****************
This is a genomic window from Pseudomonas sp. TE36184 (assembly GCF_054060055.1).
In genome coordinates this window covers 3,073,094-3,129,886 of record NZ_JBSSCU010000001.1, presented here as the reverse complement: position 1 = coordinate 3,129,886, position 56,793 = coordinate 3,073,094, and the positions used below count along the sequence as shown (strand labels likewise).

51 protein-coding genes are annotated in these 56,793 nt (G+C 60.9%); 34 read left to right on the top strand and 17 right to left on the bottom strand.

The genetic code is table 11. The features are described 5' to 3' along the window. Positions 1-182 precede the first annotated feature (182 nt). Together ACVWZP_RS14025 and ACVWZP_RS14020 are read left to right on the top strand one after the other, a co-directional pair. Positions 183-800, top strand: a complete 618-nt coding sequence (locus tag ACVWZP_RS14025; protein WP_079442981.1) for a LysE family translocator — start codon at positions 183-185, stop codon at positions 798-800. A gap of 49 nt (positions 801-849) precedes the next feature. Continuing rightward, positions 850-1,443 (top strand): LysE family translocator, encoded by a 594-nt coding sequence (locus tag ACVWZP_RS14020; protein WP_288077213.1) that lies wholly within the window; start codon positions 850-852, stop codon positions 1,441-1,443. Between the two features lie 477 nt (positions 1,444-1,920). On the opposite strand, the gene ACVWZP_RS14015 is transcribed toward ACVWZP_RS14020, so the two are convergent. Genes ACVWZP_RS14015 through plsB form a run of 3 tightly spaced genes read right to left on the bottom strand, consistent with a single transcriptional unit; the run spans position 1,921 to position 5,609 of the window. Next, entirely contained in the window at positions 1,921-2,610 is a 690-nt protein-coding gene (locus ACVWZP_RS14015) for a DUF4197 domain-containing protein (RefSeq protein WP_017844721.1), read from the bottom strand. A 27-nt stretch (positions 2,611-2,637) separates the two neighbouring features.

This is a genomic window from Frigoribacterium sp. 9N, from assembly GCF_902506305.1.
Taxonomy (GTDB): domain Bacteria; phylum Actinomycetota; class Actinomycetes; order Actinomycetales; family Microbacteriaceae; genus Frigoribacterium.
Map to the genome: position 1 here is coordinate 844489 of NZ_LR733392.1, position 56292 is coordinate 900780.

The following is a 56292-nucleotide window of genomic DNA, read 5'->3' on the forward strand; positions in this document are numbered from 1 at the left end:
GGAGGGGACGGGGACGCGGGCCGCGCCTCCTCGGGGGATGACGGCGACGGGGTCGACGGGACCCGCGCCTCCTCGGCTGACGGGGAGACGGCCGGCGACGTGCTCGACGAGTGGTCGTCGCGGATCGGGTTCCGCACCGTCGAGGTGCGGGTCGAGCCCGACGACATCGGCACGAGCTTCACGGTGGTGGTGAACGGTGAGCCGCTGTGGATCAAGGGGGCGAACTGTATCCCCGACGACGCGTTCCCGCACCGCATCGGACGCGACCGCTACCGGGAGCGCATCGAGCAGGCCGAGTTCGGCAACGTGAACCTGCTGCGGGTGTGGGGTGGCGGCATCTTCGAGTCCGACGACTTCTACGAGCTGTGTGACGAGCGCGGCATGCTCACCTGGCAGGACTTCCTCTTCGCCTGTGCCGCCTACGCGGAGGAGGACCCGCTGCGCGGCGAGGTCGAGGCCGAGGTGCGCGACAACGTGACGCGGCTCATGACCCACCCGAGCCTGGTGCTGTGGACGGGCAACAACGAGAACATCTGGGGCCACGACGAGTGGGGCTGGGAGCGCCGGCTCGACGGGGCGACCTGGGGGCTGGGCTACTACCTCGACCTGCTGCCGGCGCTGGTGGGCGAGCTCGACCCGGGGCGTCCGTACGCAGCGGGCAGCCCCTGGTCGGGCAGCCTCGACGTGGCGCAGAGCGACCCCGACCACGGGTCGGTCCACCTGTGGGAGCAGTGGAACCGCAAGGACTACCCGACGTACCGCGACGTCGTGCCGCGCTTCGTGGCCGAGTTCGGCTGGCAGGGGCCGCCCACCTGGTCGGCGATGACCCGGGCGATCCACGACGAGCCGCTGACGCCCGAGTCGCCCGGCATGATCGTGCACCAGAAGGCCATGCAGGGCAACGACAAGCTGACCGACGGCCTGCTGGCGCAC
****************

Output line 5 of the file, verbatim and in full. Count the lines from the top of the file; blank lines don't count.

This is a genomic window from Frigoribacterium sp. 9N, from assembly GCF_902506305.1.